Hurricane Sandy is seeing winds of up to 93 km/h as it bears down the US east coast, reports the New York Times. According to the report,
At 5 a.m., the huge storm was producing sustained winds of 85 miles an hour after turning due north, according to the National Hurricane Center. It was expected to veer again to the northwest later Monday morning and take dead aim at the coastline of New Jersey.
Officials warned that the powerful surge the storm was creating in the ocean, combined with the strong winds, could wreak destruction in the Northeast for days. As many as 10 million people were expected to lose electricity as Sandy toppled trees and light poles and ripped down power lines.
12.37 pm: Travel plans upended across the globe
Hurricane Sandy grounded thousands of flights in the US northeast Monday and upended travel plans across the globe, stranding passengers from Hong Kong to Europe. The massive storm threatens to bring a near halt to air travel for at least two days in a key region for both domestic and international flights.
Major carriers such as American Airlines, JetBlue and Delta planned to cancel all flights into and out of three area airports in New York, the nation’s busiest airspace. According to the flight-tracking service FlightAware, nearly 7,500 flights had been canceled for Sunday and Monday. Both Philadelphia International Airport and Newark International Airport, a hub for United Airlines, each had more than 1,200 cancellations for the two days.
A spokesman for United Airlines parent United Continental Holdings Inc. said the carrier has suspended an unspecified number of flights to New York and Washington-area airports beginning Sunday evening with plans to resume Tuesday as conditions permit.
JetBlue Airways Corp., which flies out of JFK, said it has canceled more than 1,000 flights from Sunday through Wednesday morning.
American Airlines and American Eagle canceled 140 flights Sunday and canceled another 1,431 flights Monday through Wednesday due to Hurricane Sandy, the company said.
US Airways said it had suspended all operations at the three New York airports Sunday evening and Monday and at Philadelphia and Washington on Monday.
Disruptions on the East Coast of the US also impact international carriers. Air France has canceled four Monday flights into JFK and two departures. Lufthansa canceled three flights to the Northeast and one flight out of Newark.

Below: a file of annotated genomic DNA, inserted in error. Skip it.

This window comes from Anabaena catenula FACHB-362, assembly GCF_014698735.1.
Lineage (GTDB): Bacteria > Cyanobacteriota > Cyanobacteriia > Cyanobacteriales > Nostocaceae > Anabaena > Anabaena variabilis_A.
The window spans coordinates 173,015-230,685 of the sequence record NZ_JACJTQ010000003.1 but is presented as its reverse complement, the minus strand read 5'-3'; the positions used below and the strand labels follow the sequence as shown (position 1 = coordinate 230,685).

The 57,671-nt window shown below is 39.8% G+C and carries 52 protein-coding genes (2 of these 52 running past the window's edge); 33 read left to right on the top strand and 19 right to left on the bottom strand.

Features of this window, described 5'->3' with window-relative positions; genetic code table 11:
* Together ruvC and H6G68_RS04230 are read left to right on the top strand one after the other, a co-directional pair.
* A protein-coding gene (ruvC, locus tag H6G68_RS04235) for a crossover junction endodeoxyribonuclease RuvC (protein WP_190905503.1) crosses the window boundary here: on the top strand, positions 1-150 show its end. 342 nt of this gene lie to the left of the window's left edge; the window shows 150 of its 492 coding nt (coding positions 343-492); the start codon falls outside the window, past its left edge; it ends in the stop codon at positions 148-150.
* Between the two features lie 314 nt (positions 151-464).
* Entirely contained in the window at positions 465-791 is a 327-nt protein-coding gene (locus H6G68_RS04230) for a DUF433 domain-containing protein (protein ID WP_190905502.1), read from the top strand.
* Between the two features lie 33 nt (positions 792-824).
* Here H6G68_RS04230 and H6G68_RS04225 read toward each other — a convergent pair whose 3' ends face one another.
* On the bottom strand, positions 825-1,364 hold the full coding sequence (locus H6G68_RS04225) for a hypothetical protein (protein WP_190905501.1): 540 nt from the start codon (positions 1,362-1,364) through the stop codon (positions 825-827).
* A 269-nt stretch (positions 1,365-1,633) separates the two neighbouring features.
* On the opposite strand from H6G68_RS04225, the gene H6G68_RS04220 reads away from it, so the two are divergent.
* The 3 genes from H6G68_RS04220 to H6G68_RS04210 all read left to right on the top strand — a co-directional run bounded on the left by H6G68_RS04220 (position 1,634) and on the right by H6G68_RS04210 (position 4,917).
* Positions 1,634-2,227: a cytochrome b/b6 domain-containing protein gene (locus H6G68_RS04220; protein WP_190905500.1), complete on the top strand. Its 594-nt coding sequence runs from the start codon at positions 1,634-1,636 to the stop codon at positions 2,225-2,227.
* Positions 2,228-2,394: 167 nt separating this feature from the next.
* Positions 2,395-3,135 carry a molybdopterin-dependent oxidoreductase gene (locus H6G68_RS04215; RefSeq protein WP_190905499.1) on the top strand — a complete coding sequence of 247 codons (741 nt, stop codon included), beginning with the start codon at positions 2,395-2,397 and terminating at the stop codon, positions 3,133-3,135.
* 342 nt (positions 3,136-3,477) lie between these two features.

A total of eight flights out of Tokyo’s Narita International Airport to New York, Newark and Washington were canceled Monday.
Hong Kong’s Cathay canceled its two daily flights to New York for Monday and Tuesday and Air India said its daily flights to Newark and JFK had halted since Sunday.
South Korean flag carrier Korean Air delayed a flight scheduled to leave Incheon International Airport for JFK on Monday by 22 hours. Asiana Airlines delayed its JFK flight from Seoul by 26 hours.
12.19 pm: Hurricane Sandy fails to deter Times Square tourists says NY Times
The New York Times has wryly noted that even an impending monster storm like Hurricane Sandy has not kept the tourists away from Times Square. In a post, one of its reporters says, “The approach of Hurricane Sandy may have shut down Broadway theaters on Sunday night, but it did not blow all of the tourists out of Times Square.
Late into the evening, hundreds of people milled about in the cool, fresh air, bathed in the glow of electronic signs and giant TV screens. They seemingly had no place to go: All the stores had been closed for hours, many surrounded by sandbags that appeared too small to hold back much more than the overflow from a bathtub.”
12.04 pm: Oil falls as Hurricane Sandy bears down on US
Oil prices fell Monday as a gargantuan storm headed to the heavily populated U.S. East Coast.
Benchmark oil for December delivery was down 34 cents to $85.92 a barrel at midday Bangkok time in electronic trading on the New York Mercantile Exchange. The contract rose 23 cents to end at $86.28 per barrel in New York on Friday.
Forecasters say the massive storm system could blow ashore Monday across a wide swathe of the eastern seaboard, bringing with it the potential for massive flooding and widespread power outages.
“We’re going to get some bad weather somewhere in the US because of Hurricane Sandy and that’s not good for demand,” Carl Larry of Oil Outlooks and Opinions said in an email commentary.
New York City, the nation’s biggest city, is in the direct path of the storm and expected to bear its brunt.
Air, land and rail transportation was halted and hundreds of thousands of people have been ordered to evacuate.
The New York Stock Exchange and the New York Mercantile Exchange are shutting their trading floors in New York Monday, although trading will go on electronically.
While more than half a dozen refineries could be in the path of the storm, the US is well-supplied with oil while demand for gasoline is down as large numbers of Americans remain unemployed and so don’t drive to work.